What I really think about Scrum

[This post on LinkedIn and HackerNews – comments welcome in your preferred venue]

Let’s look at Scrum through the lens of last week’s inverse square law of framework scaling, its power as a framework being the product of:

  1. The incisiveness of its point of view – its core paradigms, principles, values, and so on
  2. The ease with which its key patterns combine – both with each other and with those from outside the framework

Being small, Scrum should do well on both counts; I’ll take them in reverse before returning to how it scales.

The ease with which its key patterns combine

Scrum scores really well here.

Look at Scrum merely as composition of smaller patterns (dangerous, but bear with me just for a moment) and you have to give it significant credit for normalising the practices of daily standup meetings, small-scale planning meetings, retrospectives and so on. Not for everyone an unalloyed good (“too many meetings” is an easy complaint to make if for whatever reason it’s not working), but certainly a mark of Scrum’s success.

And it gets better: Scrum as a whole is small enough that it combines easily with other things. Scrum+XP has been a thing for a long time. I’ve worked with Scrum and Lean Startup in combination (in the government sector, no less). Scrum+Kanban (Scrumban) isn’t just one thing, but several; in Right to Left I describe four common combinations and elsewhere I have counted more (it’s not hard: just consider the different ways in which their respective scopes might or might not overlap).

The incisiveness of its point of view

Here’s where it gets awkward. Scrum isn’t one thing, but two:

  1. Left-to-Right Scrum: the team working its way through a backlog that is determined for it, mostly in advance
  2. Right-to-Left Scrum: the team iterating goal by goal in the direction of its overall objectives

Left-to-Right Scrum is a process that’s mediocre (or worse) to experience, and doomed to deliver mediocre results at best. And it’s easy to see how it happens:

  • Little room in the project for learning about the customer’s real needs or for exploring different ways of meeting them
  • Thinking that the job of Sprint planning is to fill the Sprint to the maximum, a misconception amplified by story points and velocity (the problem not being that they’re nonsense metrics that cause otherwise intelligent people to bestow mystical properties on Fibonacci numbers, but that they reinforce a dysfunction)
  • Reviews not of how what’s being learned about the team’s customers, its product, and the team itself, but of progress against the plan
  • Retrospectives that lack the authority to address strategic issues, and that fail to follow through even on the issues over which it does have influence

I’m convinced that Scrum would be considerably less prone to these failure modes if only it would maintain a clearer point of view. Scrum’s tragedy is that it’s presented as a backlog-driven process so often that its core paradigm as an iterative, outcome-oriented process gets lost in the noise. And from that failure, disengagement. All that hating on Agile? You don’t need to look far for causes.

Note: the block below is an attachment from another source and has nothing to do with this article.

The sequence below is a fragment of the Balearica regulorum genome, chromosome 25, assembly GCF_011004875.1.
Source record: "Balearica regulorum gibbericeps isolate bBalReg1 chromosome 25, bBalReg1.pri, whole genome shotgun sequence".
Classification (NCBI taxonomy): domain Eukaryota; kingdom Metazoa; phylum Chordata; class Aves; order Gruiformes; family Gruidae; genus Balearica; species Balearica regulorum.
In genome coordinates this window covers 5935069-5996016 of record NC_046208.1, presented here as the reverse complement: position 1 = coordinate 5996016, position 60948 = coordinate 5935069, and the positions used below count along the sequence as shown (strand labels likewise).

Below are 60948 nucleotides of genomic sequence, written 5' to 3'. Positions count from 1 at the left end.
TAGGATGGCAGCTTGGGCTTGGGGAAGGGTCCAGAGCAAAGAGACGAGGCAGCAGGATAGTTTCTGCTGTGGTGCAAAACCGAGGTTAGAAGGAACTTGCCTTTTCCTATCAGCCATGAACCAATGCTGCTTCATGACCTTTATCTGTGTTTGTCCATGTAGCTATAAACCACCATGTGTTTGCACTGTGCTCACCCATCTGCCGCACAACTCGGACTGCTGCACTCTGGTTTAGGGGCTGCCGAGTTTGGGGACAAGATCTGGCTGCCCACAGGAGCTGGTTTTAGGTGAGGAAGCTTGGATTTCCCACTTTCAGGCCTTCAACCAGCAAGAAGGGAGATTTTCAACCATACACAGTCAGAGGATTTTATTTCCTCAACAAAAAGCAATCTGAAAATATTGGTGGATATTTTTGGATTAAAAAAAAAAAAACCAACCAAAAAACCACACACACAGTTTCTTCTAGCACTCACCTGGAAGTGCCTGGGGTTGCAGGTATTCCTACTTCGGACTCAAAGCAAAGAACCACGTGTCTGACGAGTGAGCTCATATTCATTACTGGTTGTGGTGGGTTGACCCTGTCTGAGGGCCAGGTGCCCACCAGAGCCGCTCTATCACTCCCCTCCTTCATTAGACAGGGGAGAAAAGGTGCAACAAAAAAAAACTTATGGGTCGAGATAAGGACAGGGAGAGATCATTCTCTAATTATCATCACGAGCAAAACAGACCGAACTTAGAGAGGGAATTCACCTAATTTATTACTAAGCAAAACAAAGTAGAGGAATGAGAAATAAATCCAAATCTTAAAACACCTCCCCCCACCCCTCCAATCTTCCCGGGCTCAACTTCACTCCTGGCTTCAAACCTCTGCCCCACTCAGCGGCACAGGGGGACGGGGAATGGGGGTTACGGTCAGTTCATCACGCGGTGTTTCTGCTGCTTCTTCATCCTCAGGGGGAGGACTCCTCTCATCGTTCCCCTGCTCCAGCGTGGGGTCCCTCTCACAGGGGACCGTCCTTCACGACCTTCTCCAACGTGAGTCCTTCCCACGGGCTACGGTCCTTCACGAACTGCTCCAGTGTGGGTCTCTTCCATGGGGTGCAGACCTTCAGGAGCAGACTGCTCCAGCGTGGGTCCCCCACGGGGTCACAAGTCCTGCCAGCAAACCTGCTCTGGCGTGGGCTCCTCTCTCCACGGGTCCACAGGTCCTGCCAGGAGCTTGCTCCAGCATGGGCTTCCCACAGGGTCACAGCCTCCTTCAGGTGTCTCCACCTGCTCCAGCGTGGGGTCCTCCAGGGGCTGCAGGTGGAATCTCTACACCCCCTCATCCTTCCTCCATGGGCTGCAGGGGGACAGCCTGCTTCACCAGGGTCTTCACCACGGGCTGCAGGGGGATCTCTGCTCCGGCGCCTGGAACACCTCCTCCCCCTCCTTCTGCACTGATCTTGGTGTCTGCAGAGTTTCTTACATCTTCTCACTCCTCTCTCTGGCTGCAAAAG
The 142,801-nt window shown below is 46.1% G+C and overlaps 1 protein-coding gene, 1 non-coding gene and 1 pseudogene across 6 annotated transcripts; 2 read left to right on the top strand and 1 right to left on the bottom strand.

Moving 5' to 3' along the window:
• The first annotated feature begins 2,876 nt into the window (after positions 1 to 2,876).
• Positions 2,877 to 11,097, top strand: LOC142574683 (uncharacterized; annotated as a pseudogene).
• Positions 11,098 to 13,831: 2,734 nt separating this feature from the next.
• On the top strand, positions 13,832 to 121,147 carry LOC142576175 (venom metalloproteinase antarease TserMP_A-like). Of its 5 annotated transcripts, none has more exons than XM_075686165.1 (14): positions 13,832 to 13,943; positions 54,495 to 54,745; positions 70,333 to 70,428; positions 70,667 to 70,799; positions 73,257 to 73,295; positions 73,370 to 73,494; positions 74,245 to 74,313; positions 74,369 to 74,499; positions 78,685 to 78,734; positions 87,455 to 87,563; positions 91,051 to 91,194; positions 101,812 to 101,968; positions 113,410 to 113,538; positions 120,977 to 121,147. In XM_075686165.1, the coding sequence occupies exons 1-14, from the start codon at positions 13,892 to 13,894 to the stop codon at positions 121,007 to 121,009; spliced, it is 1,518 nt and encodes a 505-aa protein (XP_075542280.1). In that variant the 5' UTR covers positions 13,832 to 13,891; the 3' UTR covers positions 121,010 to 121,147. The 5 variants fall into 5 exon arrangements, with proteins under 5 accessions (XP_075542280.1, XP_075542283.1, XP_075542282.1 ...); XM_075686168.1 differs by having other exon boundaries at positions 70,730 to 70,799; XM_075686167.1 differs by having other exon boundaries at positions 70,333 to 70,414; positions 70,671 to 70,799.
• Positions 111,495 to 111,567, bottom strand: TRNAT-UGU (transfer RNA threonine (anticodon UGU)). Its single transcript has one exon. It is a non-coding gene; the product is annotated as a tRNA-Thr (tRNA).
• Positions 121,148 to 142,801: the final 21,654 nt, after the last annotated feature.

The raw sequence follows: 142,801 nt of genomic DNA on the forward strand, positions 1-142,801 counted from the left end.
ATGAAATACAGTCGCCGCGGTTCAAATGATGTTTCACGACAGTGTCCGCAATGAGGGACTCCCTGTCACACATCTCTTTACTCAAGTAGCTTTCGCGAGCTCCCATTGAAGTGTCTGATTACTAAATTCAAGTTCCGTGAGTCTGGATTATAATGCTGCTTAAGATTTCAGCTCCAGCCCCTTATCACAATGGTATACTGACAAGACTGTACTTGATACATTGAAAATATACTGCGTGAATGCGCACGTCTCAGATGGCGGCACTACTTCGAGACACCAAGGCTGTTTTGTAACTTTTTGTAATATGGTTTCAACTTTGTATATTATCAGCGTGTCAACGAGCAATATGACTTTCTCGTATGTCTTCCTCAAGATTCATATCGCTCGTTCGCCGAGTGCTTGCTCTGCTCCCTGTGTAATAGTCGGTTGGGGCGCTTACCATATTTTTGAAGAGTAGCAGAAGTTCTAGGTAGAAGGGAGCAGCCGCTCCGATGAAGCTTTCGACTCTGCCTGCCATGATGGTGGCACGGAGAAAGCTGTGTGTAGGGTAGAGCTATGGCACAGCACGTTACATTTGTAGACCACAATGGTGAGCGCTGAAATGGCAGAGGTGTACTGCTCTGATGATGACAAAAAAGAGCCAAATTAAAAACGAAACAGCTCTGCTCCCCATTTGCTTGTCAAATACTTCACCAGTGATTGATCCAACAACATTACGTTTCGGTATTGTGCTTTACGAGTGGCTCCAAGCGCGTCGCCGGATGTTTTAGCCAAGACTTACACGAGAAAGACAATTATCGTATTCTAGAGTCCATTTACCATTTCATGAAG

Scaling it up

For the most part, disappointingly predictable and predictably disappointing:

  • Take Scrum and layer on hierarchies of organisation structure &/or work breakdown structure
  • Plug it into a project/programme structure that almost inevitably works in left-to-right terms and is given no reason to think otherwise
  • Compounding it all, the rollout project – failure after failure, but still we do it!

Again, the tragedy is that it doesn’t have to be that way. Instead of layering on so much process that you disconnect teams from strategy and organisation development, invite them in! Instead of losing faith with self-organisation, invest in it! Instead of solution-driven imposition, outcome-oriented engagement! Honestly, it’s not that hard.

We’re in the business of building wholehearted organisations. Need help reorienting your Scrum implementation so that it can work as it’s meant to? Want to put authentic engagement at the heart of your transformation? Get in touch – we’d love to help!

Further reading:

cover right to left audiobook.001

My thanks to Teddy Zetterlund and Steve Williams for feedback on this post, and to Agendashift’s Friday #community Zoom group (details in Slack) for the conversations that preceded it.


Upcoming workshops


Agendashift™, the wholehearted engagement model
Links: Home |
About | Our mission: Wholehearted | Become an Agendashift partner | Assessments | Books | Resources | Events | Contact | MikeSubscribe
Workshops: Transformation strategy | Transformation strategy | Short training
Blog: Monthly roundups | Classic posts
Community: Slack | LinkedIn group | Twitter

My inverse square law of framework scaling

A framework’s power is the product of:

  1. The incisiveness of its point of view – its core paradigms, principles, values, and so on
  2. The ease with which its key patterns combine – both with each other and with those from outside the framework

Both tend to decline with scale.

Corollary 1: As a framework’s scale increases, confidence that your context’s particular challenges will be addressed speedily and proportionately relative to the cost and pain of implementation declines